Lt. Commander Finchhaven, a ghostly relic from the First World War, he had fallen down dead drunk on his first assignment and been consigned from the great beyond to sail the seas until a ... See full summary »
Former football player and present private detective Harry Moseby gets hired on to what seems a standard missing person case, as an aging Hollywood actress whose only major roles came ... See full summary »
While Popeye Doyle (Ed ONeill) is investigating what appears to be a very simple drug overdose, he becomes involved in international intrigue. The Mosad and various other foreign diplomatic... See full summary »
Harry is a married writer who has an affair with a woman whose husband knows that she is unfaithful. As a result of his work, Harry has trouble distinguishing between fantasy and reality ... See full summary »
New York narcotics detective Popeye Doyle follows the trail of the French connection smuggling ring to France where he teams up with the gendarmes to hunt down the ringleader. Written by
Keith Loh <firstname.lastname@example.org>
The heroin processing lab was built by the Corsican mafia, and was so realistic that the entire set had to be guarded by French police when it wasn't in being used by the film crew. The mafia also advised on the methods used by drug smugglers to get heroin in the US (concealing the drug in freighter weights) and, according to John Frankenheimer, organized the permits for the traffic jam during the chase at the end of the film. See more »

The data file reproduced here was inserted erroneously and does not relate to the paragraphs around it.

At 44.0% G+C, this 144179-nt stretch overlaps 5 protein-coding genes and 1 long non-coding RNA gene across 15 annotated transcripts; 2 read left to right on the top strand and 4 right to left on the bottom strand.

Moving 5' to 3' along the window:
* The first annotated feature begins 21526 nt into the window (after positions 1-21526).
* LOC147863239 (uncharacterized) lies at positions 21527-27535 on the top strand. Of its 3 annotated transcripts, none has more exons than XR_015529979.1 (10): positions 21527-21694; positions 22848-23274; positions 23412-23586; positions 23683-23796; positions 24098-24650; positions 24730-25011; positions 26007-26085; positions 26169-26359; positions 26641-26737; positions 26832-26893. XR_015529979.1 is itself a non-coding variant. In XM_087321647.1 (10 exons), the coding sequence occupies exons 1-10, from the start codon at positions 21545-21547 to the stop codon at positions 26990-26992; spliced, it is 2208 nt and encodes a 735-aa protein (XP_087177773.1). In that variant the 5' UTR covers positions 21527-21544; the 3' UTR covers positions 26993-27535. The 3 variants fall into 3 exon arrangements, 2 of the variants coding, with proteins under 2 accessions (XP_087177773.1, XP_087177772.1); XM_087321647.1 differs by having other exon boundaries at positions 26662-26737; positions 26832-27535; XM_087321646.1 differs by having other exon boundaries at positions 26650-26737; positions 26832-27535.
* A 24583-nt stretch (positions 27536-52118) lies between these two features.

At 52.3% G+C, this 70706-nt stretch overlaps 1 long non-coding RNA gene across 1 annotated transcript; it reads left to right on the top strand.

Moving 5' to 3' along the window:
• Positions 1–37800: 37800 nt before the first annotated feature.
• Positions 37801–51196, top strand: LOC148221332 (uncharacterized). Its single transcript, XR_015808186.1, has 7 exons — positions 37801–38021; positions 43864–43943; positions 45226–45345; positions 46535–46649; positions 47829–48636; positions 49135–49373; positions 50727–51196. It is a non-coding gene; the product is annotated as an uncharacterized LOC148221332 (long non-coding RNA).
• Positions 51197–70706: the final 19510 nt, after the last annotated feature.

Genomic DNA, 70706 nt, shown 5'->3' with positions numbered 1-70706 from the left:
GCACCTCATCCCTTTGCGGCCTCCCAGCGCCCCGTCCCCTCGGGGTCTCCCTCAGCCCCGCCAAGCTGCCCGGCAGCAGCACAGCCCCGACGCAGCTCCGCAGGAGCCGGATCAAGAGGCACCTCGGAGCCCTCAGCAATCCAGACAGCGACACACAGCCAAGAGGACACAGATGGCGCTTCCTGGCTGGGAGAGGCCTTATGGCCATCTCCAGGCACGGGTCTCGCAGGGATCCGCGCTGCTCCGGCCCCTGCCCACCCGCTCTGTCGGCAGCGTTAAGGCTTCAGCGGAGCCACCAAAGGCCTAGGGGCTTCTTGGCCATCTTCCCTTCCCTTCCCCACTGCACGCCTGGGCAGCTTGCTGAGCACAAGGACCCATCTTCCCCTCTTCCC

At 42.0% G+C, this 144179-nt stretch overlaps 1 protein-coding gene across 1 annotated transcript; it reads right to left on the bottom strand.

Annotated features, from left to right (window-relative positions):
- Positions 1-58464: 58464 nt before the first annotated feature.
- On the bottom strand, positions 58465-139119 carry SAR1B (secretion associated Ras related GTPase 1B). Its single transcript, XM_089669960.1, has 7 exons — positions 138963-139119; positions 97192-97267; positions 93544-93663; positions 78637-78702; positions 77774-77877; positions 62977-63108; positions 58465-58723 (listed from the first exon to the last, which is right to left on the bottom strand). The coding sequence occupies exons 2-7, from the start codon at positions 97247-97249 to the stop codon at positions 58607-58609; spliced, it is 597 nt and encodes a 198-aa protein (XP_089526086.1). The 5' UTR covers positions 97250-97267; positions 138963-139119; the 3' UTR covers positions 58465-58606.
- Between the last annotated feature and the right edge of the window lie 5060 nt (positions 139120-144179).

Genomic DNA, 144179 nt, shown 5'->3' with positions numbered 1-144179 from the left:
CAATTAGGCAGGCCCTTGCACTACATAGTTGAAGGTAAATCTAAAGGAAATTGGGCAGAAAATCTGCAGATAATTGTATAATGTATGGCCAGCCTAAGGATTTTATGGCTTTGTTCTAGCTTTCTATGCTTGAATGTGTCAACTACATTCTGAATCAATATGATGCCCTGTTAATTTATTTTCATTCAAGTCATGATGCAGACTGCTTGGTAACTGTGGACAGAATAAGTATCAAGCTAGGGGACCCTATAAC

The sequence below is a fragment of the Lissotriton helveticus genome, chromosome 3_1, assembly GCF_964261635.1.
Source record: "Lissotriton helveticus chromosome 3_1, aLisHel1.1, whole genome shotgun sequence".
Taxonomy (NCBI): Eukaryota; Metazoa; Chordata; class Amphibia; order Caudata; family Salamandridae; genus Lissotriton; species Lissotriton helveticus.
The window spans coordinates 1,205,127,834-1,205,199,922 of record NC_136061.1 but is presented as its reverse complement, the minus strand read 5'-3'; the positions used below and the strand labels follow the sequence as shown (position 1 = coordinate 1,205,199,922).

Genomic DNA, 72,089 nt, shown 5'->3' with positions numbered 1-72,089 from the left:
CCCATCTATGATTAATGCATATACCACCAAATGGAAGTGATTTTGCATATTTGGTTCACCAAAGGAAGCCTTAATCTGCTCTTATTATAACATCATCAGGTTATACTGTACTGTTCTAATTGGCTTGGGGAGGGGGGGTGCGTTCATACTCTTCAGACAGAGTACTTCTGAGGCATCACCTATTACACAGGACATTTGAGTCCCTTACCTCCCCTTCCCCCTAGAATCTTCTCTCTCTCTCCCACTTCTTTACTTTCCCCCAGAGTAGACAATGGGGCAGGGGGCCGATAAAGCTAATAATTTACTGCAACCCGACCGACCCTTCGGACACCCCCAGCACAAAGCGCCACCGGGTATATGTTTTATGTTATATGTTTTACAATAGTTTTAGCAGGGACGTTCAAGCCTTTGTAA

During the first bar scene, Popeye Doyle's drink goes from a small shot to a nearly full glass and back again during his attempted conversation with the French bartender. See more »
An outstanding sequel to Friedkin's celebrated original. Hackman's 'Popeye' Doyle continues his pursuit of Fernando Rey's drug lord Charnier in the latter's native France. Shot on location in Marseille, the film often has a feeling of latter-day spaghetti (onion?!) western with long spans of impenetrable, untitled French. Doyle's attempts to integrate himself personally and professionally into this alien town are as well handled as anything in the film.
The film deals in obsession and addiction. Just as the last film closes with Doyle abandoning reason to continue his pursuit, so this one develops this theme. Gene Hackman's bitter, awkward, tough-but-pitiful performance is the stuff of an Oscar winner who doesn't even know how to spell complacency.
John Frankenheimer does an almost impossible job very well in following Friedkin's visual temperament in support of Hackman. Marseille is filmed ruthlessly, grimy and crumbling. There is a great deal of hand-held work, culminating in extraordinary but judiciously used PoV shots in the final, remarkable chase. It's also an economical film, using unscripted action to advance the narrative. Artfully real but uncontrived, it's a very grown-up action thriller. 8/10
25 of 37 people found this review helpful.
Was this review helpful to you?